April 19, 2019
The Alzheimer’s Association has made available its 2019 Facts and Figures Report, and with a staggering 5.8 million Americans currently diagnosed with the disease – including 1 out of every 10 older adults – it’s important for all of us to be familiar with the most current innovations in research and treatments.
According to the report, the number of Americans diagnosed with Alzheimer’s is expected to explode from 5.8 million in 2019 to an estimated 13.8 million in 2050. And while the effects are greatest on older adults, the condition begins to create alterations in the brain a staggering two decades or more before signs or symptoms are apparent.
If you are among the countless family members providing care for a senior with Alzheimer’s, you are quite aware of the investment in time needed: combined with other family caregivers, totaling 18.5 billion hours in 2018 alone. In fact, 83% of dementia care is provided by family and friends. And the impact on a caregiver’s health is substantial, with close to 60% reporting emotional stress and nearly 40% suffering from physical stress.
Risk factors have also been updated in this year’s report, and include:
- Age: Unsurprisingly, risk spikes noticeably as we age, from as small as 3% in the 65 – 74 age-group, to 17% in those ages 75 – 84, to an astonishing 32% for anyone age 85 and older.
- APOE gene: Of the three types of the APOE gene (e2, e3, and e4), which carries cholesterol in the bloodstream, the e4 form is linked to the greatest prevalence of the disease.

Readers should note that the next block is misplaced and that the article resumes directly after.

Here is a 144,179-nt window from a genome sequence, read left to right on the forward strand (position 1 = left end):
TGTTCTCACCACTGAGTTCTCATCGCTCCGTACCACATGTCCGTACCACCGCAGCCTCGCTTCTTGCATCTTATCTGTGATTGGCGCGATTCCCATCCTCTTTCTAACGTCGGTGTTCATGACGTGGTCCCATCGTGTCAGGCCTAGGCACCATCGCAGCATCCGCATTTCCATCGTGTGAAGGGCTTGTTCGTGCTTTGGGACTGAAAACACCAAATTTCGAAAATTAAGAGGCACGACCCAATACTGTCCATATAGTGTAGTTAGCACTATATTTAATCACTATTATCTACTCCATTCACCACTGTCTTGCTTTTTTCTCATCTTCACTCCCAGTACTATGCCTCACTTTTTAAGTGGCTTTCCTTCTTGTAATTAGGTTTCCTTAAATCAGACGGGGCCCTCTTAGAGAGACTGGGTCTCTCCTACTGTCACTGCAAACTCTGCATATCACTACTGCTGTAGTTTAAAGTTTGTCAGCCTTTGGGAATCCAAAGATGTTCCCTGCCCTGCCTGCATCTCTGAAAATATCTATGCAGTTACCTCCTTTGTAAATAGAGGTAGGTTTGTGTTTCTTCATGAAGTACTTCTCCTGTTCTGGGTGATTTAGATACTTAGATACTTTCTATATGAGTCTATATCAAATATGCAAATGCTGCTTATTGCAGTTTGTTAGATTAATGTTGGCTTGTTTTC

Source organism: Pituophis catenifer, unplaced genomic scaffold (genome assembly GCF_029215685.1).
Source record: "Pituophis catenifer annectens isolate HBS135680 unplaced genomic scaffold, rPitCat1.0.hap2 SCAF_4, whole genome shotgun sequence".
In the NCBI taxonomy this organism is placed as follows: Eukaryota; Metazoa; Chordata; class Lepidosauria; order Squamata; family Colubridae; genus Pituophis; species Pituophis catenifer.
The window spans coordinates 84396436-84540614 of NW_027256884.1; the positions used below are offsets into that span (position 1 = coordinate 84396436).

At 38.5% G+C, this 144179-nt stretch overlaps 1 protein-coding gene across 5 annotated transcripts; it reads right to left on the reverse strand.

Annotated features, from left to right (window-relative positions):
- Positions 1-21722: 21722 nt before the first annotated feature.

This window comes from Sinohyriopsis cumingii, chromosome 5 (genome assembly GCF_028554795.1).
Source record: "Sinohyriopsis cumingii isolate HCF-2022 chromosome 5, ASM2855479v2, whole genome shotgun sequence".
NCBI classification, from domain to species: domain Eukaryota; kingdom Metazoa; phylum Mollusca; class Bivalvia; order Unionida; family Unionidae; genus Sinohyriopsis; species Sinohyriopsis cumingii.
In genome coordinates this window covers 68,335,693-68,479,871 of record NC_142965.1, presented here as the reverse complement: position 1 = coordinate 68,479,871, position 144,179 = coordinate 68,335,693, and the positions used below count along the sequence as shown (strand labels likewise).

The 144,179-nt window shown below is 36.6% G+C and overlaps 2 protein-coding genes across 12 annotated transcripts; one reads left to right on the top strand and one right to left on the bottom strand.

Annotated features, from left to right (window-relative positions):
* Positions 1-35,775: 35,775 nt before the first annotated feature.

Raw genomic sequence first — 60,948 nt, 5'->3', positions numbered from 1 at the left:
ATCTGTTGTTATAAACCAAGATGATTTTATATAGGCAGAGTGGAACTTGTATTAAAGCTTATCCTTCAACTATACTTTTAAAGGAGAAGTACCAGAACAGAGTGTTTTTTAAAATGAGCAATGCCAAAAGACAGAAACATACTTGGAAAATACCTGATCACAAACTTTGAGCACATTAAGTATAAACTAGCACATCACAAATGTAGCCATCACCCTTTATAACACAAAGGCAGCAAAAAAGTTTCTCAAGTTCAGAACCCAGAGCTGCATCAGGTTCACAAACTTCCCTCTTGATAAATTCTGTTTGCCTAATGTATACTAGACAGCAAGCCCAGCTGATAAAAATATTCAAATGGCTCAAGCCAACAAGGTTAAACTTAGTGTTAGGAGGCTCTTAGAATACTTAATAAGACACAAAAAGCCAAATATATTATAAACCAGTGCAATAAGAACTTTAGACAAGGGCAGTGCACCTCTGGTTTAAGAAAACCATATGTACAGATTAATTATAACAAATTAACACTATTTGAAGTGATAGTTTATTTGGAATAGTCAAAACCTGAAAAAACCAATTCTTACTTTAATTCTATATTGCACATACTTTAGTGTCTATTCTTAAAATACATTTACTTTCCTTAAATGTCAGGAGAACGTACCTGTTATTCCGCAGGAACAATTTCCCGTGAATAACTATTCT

- Family background: People who have at least one first-degree relative (parents, siblings) have an increased risk for developing Alzheimer’s, and the risk increases when shared lifestyle and environmental aspects are in play (i.e. unhealthy eating or obesity).
Of significant importance is the finding that despite the fact that healthcare providers are advised to regularly measure cognitive functioning for all seniors, only 16% of individuals over age 65 report having a routine evaluation, and more than half have never been given an evaluation at all – in spite of the fact that 94% of doctors noted the value of such an evaluation.
Per Joanne Pike, Dr.P.H., chief program officer for the Alzheimer’s Association, “Early detection of cognitive decline offers numerous medical, social, emotional, financial and planning benefits, but these can only be achieved by having a conversation with doctors about any thinking or memory concerns and through routine cognitive assessments.”
Continuum, your trusted provider of in-home care in St. Louis, continues to be dedicated to following the most current advancements in Alzheimer’s disease, and to supply the excellent, highly trained care that allows for the best possible quality of life at all times for persons diagnosed with dementia. Email us or call (314) 863-9912 to get more detailed educational resources pertaining to Alzheimer’s, or to learn more about our specialized in-home dementia care services.